Monday, November 23, 2009

Review - Sin Nombre

A Honduran teenager Sayra and her father travel illegally on a train headed for the United States. Along the ride, Sayra encounters El Casper, a local gang member who is deeply entrenched within a Mexican gang and seeking a way out. El Casper soon decides to ensure Sayra can realize her dream of living within the U.S. regardless of the consequences.

Written and directed by Cary Fukunaga, "Sin Nombre" is a stark look into the mindset of a desperate immigrant and Mexican gang member. While the two main characters come from different backgrounds, both are drawn towards the same thing, escape. Fukunaga's ability to tell a emotionally staggering story is electrified by the ultra real social political thriller and it's sensational cast.

Any film which opens our eyes to social problems already has my attention but, "Sin Nombre" immerses the viewer with it's painstakingly real story. There is no doubt, in watching the Spanish language film, that director Cary Fukunaga embedded himself within the subculture of South America and experienced the lifestyle firsthand. The result of which is rarely displayed so powerfully on screen.

"Sin Nombre" not only grabs the viewers attention with a stirring story, but through its elegant display of cinematography. Adriano Goldman, who has previously shot films including The Year My Parents Went on Vacation and City of Men, displays a commanding vision of the South american landscape. Goldman furthermore, implants the viewer into the story, giving them startling experience of riding along the train with Sayra and El Casper or being apart of the Mexican street gang.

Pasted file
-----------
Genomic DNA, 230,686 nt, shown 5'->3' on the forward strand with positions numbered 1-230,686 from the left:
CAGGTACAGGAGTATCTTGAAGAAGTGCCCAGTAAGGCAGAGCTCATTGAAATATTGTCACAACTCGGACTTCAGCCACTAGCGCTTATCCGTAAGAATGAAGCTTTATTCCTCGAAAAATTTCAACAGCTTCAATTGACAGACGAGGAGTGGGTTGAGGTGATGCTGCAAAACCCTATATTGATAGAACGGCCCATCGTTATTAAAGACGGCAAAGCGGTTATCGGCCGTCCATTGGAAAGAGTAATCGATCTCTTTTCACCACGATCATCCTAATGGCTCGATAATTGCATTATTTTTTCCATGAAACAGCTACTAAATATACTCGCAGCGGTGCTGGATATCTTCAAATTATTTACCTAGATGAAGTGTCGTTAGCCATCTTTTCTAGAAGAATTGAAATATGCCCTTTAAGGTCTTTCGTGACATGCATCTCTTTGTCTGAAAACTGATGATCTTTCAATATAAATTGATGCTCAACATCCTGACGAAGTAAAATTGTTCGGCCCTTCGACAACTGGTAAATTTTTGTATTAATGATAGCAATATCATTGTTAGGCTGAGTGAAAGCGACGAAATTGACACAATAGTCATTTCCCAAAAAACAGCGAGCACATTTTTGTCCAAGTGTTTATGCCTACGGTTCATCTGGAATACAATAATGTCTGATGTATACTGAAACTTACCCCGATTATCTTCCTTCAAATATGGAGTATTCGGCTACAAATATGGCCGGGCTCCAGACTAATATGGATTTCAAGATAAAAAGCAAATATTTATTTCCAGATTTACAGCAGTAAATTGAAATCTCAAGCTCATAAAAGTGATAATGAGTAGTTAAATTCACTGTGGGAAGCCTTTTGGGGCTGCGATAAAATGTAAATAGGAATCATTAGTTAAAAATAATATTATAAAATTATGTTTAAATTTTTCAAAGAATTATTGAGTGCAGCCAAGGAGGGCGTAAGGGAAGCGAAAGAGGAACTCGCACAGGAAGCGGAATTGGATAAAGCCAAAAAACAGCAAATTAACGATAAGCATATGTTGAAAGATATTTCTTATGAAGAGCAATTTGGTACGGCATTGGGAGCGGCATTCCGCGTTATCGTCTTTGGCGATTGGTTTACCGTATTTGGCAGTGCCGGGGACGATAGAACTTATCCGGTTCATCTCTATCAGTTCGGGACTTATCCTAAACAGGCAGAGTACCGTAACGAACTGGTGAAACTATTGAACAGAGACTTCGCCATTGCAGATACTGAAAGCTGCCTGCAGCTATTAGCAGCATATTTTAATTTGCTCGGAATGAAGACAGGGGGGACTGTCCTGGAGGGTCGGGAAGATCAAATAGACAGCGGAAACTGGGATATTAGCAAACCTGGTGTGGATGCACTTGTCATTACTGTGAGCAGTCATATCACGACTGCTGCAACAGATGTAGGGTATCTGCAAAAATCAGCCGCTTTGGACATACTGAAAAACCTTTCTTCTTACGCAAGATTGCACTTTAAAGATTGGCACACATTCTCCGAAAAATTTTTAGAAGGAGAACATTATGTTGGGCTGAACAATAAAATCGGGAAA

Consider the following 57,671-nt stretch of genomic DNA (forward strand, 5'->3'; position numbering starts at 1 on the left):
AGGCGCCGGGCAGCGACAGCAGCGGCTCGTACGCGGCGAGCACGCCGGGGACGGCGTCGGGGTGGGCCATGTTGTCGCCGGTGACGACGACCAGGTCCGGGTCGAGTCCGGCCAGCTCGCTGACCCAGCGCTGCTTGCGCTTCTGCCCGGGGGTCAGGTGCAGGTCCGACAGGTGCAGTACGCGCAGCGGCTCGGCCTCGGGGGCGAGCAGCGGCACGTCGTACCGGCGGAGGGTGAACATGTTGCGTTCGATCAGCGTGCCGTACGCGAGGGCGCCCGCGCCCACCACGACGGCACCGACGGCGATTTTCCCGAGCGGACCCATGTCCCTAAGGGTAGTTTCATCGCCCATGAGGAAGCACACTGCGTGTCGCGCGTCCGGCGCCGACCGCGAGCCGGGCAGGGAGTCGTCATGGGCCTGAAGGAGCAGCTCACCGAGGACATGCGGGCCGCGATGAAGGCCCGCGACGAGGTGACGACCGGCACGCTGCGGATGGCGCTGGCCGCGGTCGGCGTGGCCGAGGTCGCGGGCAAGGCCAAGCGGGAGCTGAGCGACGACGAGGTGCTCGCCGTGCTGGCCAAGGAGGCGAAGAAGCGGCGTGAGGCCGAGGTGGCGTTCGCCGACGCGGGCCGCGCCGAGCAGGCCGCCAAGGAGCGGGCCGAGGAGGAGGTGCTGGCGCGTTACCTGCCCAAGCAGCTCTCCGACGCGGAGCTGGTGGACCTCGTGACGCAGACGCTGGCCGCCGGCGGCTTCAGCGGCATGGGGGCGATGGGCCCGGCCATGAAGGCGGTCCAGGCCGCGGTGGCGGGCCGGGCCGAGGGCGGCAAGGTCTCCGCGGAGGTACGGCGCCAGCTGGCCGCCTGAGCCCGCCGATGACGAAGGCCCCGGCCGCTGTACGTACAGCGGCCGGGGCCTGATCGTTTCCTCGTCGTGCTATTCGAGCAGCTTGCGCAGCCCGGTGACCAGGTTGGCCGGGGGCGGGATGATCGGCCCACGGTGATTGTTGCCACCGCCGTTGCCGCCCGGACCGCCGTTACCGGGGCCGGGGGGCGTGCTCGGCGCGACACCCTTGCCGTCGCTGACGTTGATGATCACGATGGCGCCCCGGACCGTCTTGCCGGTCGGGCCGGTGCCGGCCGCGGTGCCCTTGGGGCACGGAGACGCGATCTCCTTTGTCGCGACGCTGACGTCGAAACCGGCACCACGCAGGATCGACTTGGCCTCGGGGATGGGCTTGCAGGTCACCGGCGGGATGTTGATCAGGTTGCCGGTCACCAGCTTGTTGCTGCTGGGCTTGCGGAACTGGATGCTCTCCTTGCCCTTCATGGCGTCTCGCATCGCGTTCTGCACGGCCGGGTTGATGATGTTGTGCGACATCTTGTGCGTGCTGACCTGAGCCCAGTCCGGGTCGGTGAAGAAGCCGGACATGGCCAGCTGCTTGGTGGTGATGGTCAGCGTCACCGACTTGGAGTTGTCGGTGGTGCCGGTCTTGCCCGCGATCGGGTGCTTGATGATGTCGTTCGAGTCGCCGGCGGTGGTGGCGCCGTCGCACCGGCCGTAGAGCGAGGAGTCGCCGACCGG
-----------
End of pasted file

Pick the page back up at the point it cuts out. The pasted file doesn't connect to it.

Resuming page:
The title to "Sin Nombre" translates to "Without a Name" and is a polished representation of Fukunaga's thought provoking script. El Casper is a member of a local Mexican street gang. Within his gang, he has numbers and an identity, however he becomes faceless. Just one of the many young men captured within the social system. El Casper or Willy (his given name) wants a way out and it is not till he meet Sayra, that a way out becomes a reality. On the other hand, Sayra is one of the thousands of immigrants who try each day the treacherous and harrowing journey into the United States. These characters apart, are by every definition "without a name" but together, they have a common dream.

"Sin Nombre" is dark and inspiring all at once, but the cast of unknown actors are sensational. It is very uncommon that you find a film that has two undiscovered (at least by American audiences) actors that display such a commanding portrayal on screen. Édgar Flores who plays El Casper/Willy nails the emotional range flawlessly. El Casper is entrenched within his gang, seeing himself slipping away until he meets Sayra and young Flores embodies his character to the letter. His performance is matched by Paulina Gaitan, who plays Sayra. Gaitan, who has a few other films prior, is remarkable as Sayra. She sucks the viewer right into her plight, leaving you on the edge of your seat along with her and Willy's testament of escape.

In the end, "Sin Nombre" is a must see in 2009. It is a vivid depiction of two social problems that plague the Central and South American landscape. The 96 minute film is gripping, disquieting, provocative and something that must be experienced. Cary Fukunaga won this year's award at Sundance for Achievement in Directing, which is a honor Mr. Fukunaga most definitely deserves.